Hall of Fame RB Gale Sayers' greatness transcended football

It's never easy waking to news that someone special has died, yet I found myself smiling amid the sadness after learning that Gale Sayers had passed away this morning at age 77.

Sayers, the Hall of Fame running back whose spectacular career with the Chicago Bears was cut short by injury, is one of the primary reasons I love football. He showed me how the game could transcend sport.

I was 8 years old and didn't follow football that closely in 1971 when I sat on the floor to watch Brian's Song on a grainy black-and-white TV in the living room of our Northern California home. The movie depicted the relationship between Sayers and Brian Piccolo, men who had every right to hate each other yet built a relationship that grew in love.

They were the same age, on the same team, playing the same position, with the same desire to be the featured ball carrier for their iconic franchise. But they were also very different in that Sayers was Black and Piccolo white, at a time when the civil rights movement was in the middle rounds of its heavyweight fight with the government, and the NFL -- less than a decade removed from its final team integrating -- was still searching for racial harmony.

In the end, a complicated relationship was distilled into something pure and sweet. Sayers and Piccolo went from being competitors to being friends, from being teammates to being brothers. It was a love story more than a football story. I cried when Piccolo died of cancer at the age of just 26, but I also found inspiration in the journey he took with Sayers. There were lessons about perseverance and tolerance, humanity and love, all beautifully captured in Sayers' 1970 acceptance speech after winning the George S. Halas Courage Award.

Sayers had sustained a devastating knee injury in November of 1968 and some questioned whether he would ever be the same. At times, he went through periods of self-doubt, if not self-pity. Piccolo was there to pick him up and to push him, even while battling cancer himself. That next season, Sayers rushed for 1,032 yards in 14 games. When he accepted the Halas award in New York City, his thoughts were about Piccolo, not himself.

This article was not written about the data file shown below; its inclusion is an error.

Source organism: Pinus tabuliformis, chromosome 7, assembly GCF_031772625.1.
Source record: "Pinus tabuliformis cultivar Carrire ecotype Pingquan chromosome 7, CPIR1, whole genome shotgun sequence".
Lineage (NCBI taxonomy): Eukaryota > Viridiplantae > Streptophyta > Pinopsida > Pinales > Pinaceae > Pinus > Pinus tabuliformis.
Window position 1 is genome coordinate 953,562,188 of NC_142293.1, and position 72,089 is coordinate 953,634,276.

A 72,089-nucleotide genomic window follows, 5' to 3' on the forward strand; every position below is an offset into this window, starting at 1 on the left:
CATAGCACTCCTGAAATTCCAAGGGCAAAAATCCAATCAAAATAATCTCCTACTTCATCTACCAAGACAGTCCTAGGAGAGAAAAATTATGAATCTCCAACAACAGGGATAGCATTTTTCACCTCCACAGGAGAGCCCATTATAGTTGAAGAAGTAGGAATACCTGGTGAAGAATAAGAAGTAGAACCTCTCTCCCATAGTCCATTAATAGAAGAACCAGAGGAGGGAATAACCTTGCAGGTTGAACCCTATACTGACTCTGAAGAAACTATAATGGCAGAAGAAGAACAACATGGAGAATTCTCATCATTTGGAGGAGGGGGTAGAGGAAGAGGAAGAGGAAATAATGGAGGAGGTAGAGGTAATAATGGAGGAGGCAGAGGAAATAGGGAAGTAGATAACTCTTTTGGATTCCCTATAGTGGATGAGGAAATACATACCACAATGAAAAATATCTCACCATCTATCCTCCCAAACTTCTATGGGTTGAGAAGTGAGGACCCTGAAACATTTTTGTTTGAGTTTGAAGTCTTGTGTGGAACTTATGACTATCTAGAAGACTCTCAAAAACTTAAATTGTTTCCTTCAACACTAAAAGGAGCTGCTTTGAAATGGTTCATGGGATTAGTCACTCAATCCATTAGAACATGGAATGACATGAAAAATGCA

"He has the heart of a giant and that rare form of courage that allows him to kid himself and his opponent -- cancer," Sayers said of Piccolo. "He has the mental attitude that makes me proud to have a friend who spells out the word 'courage' 24 hours a day, every day of his life. You flatter me by giving me this award, but I tell you that I accept it for Brian Piccolo. It is mine tonight, it is Brian Piccolo's tomorrow. I love Brian Piccolo, and I'd like all of you to love him, too. Tonight, when you hit your knees, please ask God to love him."

Goosebumps, still.

The moment reflected just how special Sayers was as a man. However, the film also introduced me to how special he was as a player. He was known as "The Kansas Comet" (he attended the University of Kansas) because of his otherworldly ability to dart and dash his way through defenses. Trying to describe his playmaking style is like trying to explain sound to a deaf person.

At times, Sayers' legs seemed to separate from his body, which he could contort in such a way that defenders were left to tackle air. His career lasted only seven seasons and 68 games because of injury, but his talent was so sublime that he was voted into the Pro Football Hall of Fame in his first year of eligibility and remains the youngest (age 34) to ever be inducted.

That remains a significant feat. Hall of Fame voters, of which I am one, place great importance on how long someone played. Seven seasons is considered a blink of an eye to some, a reality that speaks to why former Broncos star Terrell Davis -- who easily ranks as the greatest running back in NFL postseason history -- had to wait a decade for enshrinement. It's why former Jaguars star Tony Boselli, arguably the best left tackle of his era, still is waiting to hear his name called. Both had stellar but injury-shortened careers.

Sayers was someone who could have played in any era. He likely would have been a strong contender for the No. 1 pick in any fantasy draft today because of his abilities as a runner, receiver and returner. He was Barry Sanders before Barry Sanders.

So, I smile amid the sadness, thankful and appreciative that I had the opportunity to not only be entertained by Sayers but educated by him about how to live a life with compassion, commitment and love -- things we could use more of today.

Follow Jim Trotter on Twitter at JimTrotter_NFL.